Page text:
“We agreed that piracy cannot be solved by military means alone, and reiterated the importance of supporting communities to tackle the underlying causes of piracy, and improving the effective use of Somali coastal waters through regional maritime capacity-building measures.”

Some of the most encouraging developments of the Conference pertain to the immediate fight against piracy. These include the signing of important agreements enhancing the current plans by the international community to create a “cycle of justice”, or, as we called it, a “Globalized System of Criminal Justice”, where pirates are caught at sea, transferred to regional states for prosecution and, finally, imprisoned in Somalia. Hosting the Conference created momentum upon the UK’s own contribution to tackle piracy. The UK and Tanzania signed a memorandum of understanding allowing the UK Royal Navy to transfer suspected pirates apprehended at sea to Tanzania for prosecution. The UK also signed a statement of intent with Mauritius for the same purposes. These agreements are particularly relevant in light of Kenya’s current suspension of the transfer of suspected pirates for prosecution before its national courts. Plans for the imprisonment of pirates also registered some significant development. Puntland committed to the transfer of convicted pirates in the region to its prisons from August 2012. In an effort to enhance its anti-piracy strategy, Somaliland will also focus on improving its capacity to jail suspected and convicted offenders. Somaliland signed a ground breaking agreement with Seychelles for the transfer of convicted pirates to its prisons. In addition, Somaliland has recently passed a law declaring piracy illegal and making it an offense punishable by a maximum of twenty-five years. Somaliland previously limited prosecutions to charging alleged pirates with armed robbery.

“There will be no impunity for piracy. We called for greater development of judicial capacity to prosecute and detain those behind piracy both in Somalia and in the wider region and recognised the need to strengthen capacity in regional states. We welcomed new arrangements, which enable some states and naval operations to transfer suspected pirates captured at sea for trial by partners across the Indian Ocean region, and if convicted, to transfer them to prisons in Puntland and Somaliland which meet international standards. We noted the intention to consider further the possibility of creating courts in Somalia specialised in dealing with piracy.”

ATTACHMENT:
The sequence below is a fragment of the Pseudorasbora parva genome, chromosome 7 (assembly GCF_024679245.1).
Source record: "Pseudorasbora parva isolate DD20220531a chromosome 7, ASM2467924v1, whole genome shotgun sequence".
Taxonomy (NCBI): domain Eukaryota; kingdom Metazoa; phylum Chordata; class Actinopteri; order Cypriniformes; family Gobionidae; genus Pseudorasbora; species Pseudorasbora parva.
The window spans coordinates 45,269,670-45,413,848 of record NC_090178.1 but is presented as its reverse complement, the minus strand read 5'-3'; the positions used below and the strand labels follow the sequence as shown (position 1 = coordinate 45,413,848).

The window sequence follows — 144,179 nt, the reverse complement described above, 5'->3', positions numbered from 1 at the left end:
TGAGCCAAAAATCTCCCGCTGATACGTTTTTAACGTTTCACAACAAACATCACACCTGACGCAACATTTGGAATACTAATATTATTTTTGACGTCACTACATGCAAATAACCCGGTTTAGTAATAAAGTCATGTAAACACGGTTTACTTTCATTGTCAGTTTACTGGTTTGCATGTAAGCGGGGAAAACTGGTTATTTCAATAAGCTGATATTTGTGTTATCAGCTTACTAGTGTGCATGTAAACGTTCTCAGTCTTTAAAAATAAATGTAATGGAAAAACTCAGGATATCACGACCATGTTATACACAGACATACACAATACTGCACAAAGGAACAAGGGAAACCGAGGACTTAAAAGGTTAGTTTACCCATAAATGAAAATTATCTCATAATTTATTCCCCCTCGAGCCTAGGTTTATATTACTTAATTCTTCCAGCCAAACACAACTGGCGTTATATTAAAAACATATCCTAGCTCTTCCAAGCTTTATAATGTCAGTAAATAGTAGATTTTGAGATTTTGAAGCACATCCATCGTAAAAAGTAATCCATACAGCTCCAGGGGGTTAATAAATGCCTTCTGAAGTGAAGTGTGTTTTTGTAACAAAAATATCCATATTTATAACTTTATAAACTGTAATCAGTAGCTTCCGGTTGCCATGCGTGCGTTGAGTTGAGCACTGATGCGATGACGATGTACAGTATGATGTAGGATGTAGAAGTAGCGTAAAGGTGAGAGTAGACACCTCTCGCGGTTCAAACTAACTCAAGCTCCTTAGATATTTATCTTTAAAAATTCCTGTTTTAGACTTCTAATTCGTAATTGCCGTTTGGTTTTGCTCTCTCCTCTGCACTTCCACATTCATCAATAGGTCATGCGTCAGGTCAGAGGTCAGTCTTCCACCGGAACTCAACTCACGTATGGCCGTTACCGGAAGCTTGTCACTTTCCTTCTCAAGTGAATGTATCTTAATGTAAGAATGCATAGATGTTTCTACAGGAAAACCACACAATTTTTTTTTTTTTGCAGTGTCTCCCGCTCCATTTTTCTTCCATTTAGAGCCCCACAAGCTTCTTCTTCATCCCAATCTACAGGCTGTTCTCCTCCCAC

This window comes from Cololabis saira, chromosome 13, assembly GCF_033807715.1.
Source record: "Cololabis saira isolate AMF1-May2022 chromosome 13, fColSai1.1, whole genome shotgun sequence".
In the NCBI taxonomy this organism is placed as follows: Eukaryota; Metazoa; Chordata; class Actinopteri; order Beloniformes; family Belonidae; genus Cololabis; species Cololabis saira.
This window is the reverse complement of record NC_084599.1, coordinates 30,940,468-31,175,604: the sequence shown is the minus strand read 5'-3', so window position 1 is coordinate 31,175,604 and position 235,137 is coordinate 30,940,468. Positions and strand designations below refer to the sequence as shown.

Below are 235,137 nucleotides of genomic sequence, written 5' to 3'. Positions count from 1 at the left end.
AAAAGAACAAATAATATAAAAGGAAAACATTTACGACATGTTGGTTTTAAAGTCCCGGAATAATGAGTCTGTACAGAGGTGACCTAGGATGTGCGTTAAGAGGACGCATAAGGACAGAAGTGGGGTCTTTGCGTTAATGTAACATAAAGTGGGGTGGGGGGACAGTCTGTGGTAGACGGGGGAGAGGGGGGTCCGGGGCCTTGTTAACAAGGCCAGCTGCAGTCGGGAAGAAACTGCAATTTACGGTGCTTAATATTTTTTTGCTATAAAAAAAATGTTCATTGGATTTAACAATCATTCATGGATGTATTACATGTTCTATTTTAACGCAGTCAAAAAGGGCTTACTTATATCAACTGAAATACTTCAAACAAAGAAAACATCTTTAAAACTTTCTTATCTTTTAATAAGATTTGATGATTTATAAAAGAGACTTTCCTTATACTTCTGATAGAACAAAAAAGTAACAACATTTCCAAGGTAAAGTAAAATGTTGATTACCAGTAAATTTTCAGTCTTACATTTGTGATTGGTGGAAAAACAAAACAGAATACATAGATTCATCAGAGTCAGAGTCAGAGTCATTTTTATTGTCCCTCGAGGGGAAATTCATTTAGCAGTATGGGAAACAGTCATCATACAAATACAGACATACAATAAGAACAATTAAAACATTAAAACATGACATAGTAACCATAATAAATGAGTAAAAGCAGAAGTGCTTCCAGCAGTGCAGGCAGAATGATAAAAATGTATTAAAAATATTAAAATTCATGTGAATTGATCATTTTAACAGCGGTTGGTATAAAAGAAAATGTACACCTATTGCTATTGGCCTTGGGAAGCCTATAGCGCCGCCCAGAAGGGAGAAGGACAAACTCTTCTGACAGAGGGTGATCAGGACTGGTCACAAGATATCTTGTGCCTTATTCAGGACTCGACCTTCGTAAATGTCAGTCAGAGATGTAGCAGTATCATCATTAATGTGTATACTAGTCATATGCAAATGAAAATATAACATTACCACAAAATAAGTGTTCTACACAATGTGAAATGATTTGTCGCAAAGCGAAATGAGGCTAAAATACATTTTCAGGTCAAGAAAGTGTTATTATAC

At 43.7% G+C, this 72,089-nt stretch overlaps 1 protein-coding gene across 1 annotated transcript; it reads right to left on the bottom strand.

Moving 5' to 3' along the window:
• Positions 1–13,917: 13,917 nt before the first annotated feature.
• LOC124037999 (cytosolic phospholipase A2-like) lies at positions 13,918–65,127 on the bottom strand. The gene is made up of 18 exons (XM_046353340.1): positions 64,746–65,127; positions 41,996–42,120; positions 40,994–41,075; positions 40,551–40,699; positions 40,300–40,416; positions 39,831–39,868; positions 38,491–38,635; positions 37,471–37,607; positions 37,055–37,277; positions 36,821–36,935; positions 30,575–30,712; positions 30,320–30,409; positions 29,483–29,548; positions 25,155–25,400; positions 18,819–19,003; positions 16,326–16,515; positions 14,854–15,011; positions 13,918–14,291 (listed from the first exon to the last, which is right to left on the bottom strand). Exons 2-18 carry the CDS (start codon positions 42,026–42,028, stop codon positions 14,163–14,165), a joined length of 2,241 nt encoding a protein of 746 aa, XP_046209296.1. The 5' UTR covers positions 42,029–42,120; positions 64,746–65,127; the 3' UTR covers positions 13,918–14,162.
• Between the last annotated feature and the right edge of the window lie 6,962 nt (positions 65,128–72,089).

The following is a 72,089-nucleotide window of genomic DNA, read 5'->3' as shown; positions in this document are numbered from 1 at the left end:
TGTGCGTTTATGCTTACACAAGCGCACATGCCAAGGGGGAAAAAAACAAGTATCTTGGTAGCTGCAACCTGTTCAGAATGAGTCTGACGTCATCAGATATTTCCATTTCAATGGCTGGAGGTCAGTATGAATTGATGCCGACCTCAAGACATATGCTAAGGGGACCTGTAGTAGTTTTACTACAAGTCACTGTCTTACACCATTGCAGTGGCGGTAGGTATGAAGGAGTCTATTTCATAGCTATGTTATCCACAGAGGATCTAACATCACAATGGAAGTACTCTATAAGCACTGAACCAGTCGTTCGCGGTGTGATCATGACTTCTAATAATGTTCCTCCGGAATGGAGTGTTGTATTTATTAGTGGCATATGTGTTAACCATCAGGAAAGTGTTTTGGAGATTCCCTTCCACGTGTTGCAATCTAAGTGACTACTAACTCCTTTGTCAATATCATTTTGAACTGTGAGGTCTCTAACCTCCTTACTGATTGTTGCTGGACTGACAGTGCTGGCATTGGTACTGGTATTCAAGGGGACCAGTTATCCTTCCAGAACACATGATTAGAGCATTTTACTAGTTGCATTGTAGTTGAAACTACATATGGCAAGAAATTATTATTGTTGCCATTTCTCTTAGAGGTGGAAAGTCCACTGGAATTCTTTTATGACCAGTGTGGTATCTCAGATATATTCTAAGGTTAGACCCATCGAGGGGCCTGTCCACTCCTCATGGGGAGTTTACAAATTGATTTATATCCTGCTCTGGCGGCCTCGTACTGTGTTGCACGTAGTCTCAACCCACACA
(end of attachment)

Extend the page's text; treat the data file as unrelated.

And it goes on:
The first chance to evaluate the outcome of the London Conference will be, yet again, at another conference. Turkey, an increasingly growing ally of the Somali cause, will organize in cooperation with the UN the Second International Conference on Somalia. The conference will be held on 1 June 2012 in Istanbul. In addition, the UAE, the current chair of the Contact Group on Piracy off the Coast of Somalia. will host a second International Maritime Counter-Piracy Conference on 27-28 June 2012 in Dubai, further to an initial event hosted in April 2011. But the real work will be on the ground as attempts are made to execute the promises made at the conference, including exercising the rights and obligations set out in the newly minted transfer agreements.

Adrift for two months, Somalis to stand trial in Seychelles

The U.S. has finally found a state willing to prosecute 15 pirates captured aboard an Iranian mothership in January 2012. As we noted at the time, there was no convenient location for prosecution. The U.S. had a legal basis to prosecute, but the cost of transferring the Somalis to the U.S. coupled with the risk that some would claim asylum was a deterrent. Iran was not likely to be the prosecuting nation. Although it may have a legal basis in its own domestic legislation to prosecute the pirates, the U.S. might have doubts that the pirates would receive a fair trial there. Further, it would be a public relations coup for Iran if it took possession and prosecuted the pirates. Finally, Somalia still has significant hurdles to overcome before it will be ready to administer fair piracy trials, be it in Somaliland, Puntland, or elsewhere.

Today the nytimes notes:

Fifteen Somali men accused of being pirates, who were captured aboard a hijacked Iranian fishing vessel by the United States Navy in January, were transferred on Tuesday to the Seychelles for trial.

The move from Djibouti to the Seychelles, an island nation in the Indian Ocean, was a welcome development for the United States in a high-profile case that had no clear legal resolution.

It also signaled the end of an intensive interagency effort to find a jurisdiction willing to receive the suspects, who had been held aboard a series of American warships for almost two months.

From its outset, the case, for all its high-seas drama, underscored the difficulties in developing effective and comprehensive programs to fight piracy. Capturing pirates, once international navies applied themselves to the task, has proved easier than bringing them to justice.